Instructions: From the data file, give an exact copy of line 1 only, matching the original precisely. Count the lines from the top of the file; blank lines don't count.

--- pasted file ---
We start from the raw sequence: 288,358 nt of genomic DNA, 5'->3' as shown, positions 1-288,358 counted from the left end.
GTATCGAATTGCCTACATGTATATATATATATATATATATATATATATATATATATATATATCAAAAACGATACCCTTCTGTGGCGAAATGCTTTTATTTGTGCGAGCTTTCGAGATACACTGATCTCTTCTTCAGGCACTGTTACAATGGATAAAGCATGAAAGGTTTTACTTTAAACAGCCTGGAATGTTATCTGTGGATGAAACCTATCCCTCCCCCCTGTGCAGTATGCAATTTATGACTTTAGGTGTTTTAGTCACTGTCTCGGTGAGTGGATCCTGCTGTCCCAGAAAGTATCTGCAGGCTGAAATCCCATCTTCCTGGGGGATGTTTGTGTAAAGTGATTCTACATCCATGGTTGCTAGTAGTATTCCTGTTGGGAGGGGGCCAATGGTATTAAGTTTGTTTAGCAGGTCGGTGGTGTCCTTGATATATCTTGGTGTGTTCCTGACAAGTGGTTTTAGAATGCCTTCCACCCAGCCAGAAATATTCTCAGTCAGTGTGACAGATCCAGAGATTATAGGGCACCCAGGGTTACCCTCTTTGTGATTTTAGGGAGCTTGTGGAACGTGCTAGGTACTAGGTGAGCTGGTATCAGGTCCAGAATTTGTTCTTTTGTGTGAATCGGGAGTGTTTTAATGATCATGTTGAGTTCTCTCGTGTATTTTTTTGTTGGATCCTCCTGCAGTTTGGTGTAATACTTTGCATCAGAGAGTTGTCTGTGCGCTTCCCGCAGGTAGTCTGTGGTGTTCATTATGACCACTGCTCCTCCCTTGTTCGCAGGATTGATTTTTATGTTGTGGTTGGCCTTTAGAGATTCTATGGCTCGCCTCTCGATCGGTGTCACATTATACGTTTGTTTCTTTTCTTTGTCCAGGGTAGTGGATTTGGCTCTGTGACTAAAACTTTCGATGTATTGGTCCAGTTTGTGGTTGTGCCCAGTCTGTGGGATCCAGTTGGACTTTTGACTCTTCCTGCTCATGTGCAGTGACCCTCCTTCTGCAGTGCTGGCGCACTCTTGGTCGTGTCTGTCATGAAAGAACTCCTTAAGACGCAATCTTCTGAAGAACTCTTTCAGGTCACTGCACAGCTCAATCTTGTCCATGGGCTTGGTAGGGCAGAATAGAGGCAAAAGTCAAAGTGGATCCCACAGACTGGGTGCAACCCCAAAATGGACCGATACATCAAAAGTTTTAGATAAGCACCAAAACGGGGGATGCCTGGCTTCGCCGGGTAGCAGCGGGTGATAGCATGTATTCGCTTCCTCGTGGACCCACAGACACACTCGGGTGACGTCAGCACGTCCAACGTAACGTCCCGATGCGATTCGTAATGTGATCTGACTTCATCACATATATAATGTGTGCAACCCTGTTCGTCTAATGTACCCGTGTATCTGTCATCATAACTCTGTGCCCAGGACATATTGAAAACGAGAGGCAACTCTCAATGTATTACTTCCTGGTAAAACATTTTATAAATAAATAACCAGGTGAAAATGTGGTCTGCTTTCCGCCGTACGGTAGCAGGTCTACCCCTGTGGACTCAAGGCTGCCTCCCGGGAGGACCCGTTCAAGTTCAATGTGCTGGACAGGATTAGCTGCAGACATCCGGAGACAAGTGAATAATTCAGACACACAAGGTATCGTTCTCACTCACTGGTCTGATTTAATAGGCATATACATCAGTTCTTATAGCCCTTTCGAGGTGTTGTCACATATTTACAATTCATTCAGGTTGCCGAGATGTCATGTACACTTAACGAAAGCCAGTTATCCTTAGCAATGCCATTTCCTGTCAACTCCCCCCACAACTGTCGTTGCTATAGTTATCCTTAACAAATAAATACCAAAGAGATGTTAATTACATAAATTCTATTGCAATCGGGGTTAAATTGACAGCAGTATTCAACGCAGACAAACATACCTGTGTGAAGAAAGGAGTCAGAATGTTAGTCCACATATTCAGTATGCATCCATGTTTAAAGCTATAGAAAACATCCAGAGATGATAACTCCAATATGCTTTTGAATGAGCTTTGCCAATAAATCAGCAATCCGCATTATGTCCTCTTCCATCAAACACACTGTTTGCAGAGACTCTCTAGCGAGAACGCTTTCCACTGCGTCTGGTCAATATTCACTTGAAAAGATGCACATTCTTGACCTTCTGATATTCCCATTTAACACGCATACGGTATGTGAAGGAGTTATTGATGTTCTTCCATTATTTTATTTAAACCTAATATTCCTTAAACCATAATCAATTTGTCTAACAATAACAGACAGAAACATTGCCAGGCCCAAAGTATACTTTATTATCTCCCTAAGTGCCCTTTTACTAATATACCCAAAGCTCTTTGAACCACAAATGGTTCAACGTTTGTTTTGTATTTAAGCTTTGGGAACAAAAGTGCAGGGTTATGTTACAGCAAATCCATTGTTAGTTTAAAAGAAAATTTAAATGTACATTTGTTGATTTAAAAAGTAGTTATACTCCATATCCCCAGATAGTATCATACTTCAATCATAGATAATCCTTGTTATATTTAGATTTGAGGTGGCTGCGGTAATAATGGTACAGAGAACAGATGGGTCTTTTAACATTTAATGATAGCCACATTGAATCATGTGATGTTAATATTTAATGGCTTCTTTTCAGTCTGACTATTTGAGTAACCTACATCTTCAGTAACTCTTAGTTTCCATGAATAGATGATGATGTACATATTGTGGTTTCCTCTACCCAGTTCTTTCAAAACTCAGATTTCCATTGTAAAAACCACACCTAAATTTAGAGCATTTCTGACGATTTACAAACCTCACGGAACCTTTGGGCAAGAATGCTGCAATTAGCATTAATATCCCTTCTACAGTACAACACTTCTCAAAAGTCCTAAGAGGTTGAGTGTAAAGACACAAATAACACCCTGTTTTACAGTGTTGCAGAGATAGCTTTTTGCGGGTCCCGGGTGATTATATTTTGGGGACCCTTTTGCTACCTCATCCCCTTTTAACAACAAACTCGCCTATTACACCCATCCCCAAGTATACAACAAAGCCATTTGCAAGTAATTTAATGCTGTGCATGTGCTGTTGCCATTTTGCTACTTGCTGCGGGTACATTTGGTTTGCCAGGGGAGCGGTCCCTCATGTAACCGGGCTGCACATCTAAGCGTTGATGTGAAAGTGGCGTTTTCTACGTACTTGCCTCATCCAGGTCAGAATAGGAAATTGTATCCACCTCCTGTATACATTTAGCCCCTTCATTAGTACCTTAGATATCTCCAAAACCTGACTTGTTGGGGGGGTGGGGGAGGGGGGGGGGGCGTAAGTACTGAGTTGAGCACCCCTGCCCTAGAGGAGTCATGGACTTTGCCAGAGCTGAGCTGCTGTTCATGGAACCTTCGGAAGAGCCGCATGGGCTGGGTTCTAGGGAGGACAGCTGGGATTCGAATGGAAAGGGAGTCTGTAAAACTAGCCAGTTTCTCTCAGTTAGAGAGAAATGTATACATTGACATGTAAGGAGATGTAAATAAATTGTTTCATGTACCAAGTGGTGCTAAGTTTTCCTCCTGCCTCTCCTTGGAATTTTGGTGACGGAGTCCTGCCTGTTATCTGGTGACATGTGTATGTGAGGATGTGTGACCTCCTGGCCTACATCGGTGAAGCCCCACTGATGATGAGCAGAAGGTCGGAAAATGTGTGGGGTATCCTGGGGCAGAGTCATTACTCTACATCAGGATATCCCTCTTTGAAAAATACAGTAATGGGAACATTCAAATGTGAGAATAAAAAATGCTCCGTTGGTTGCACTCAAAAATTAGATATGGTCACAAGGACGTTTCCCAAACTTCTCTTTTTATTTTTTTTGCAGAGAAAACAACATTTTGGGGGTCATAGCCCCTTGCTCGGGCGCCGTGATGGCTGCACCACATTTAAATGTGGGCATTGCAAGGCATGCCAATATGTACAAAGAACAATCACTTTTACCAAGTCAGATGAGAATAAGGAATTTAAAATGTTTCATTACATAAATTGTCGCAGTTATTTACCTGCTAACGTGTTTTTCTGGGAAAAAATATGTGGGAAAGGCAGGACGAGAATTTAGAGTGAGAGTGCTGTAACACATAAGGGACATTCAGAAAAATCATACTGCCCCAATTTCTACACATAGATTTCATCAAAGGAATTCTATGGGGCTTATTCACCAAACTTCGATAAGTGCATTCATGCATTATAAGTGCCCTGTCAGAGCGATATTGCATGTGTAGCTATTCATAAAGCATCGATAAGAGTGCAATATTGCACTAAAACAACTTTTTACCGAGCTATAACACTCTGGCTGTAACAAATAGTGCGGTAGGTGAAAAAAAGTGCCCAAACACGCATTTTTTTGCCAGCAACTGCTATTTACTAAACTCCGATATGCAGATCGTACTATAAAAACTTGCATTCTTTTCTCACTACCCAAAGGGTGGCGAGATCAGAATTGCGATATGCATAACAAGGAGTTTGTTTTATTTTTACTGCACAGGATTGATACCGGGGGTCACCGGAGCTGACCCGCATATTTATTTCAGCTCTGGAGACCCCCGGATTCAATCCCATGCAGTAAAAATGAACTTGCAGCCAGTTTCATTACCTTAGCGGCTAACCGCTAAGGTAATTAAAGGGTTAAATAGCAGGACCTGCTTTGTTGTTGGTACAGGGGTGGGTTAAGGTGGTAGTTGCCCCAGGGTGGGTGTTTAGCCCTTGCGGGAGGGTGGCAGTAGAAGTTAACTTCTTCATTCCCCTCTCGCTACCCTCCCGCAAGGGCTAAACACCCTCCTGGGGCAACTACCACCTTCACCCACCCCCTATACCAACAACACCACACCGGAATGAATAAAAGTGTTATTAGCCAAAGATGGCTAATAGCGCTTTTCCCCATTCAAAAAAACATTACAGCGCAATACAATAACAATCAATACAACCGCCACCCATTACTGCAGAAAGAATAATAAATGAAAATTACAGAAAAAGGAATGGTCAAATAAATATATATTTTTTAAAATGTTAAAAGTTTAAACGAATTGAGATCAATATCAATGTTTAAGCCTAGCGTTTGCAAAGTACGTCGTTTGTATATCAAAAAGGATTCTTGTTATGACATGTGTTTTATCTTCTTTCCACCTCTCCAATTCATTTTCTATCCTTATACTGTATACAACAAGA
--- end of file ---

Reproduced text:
We start from the raw sequence: 288,358 nt of genomic DNA, 5'->3' as shown, positions 1-288,358 counted from the left end.